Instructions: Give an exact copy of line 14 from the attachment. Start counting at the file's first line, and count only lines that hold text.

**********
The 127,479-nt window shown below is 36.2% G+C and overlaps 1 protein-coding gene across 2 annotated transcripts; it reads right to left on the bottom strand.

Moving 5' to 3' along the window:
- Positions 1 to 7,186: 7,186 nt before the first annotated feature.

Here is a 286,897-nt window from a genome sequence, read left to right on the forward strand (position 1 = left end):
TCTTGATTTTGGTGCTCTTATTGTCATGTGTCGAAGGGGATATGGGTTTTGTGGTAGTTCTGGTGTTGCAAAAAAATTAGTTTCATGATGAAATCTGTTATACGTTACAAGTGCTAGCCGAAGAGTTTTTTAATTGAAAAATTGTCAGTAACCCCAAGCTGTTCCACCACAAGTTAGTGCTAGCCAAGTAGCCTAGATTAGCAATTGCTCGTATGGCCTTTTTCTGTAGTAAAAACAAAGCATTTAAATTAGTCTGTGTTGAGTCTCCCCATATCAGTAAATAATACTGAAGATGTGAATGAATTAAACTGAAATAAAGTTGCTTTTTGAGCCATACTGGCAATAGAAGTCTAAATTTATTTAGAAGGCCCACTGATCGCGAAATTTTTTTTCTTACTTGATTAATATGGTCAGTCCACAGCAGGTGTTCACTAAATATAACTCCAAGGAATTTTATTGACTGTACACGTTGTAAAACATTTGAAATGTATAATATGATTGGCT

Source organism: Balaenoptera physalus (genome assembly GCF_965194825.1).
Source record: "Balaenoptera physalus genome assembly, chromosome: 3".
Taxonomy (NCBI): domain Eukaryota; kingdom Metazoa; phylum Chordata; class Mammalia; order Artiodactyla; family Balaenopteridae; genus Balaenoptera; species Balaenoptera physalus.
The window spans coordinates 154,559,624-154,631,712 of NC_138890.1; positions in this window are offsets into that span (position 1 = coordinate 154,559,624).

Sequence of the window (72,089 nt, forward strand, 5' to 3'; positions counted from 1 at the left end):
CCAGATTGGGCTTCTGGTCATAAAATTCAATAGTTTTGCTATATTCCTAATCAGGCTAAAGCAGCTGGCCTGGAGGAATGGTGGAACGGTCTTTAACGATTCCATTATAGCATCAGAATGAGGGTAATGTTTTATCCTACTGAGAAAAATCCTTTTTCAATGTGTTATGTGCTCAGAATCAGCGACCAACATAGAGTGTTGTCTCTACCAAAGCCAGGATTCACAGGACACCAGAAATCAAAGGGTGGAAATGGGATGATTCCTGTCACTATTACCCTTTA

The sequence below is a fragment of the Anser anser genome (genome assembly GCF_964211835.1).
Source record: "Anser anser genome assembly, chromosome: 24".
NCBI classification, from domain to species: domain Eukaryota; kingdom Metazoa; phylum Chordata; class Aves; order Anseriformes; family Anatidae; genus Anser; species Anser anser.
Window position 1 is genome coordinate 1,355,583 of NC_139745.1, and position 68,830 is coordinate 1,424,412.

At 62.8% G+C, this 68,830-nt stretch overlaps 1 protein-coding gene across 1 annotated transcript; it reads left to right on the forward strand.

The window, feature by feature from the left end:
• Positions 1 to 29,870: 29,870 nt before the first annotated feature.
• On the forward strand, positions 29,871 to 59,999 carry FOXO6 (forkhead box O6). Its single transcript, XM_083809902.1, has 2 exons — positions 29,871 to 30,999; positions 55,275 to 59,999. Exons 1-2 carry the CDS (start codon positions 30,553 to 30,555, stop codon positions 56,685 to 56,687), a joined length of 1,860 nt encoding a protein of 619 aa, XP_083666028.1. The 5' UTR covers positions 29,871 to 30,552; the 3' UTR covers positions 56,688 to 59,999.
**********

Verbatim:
NCBI classification, from domain to species: domain Eukaryota; kingdom Metazoa; phylum Chordata; class Aves; order Anseriformes; family Anatidae; genus Anser; species Anser anser.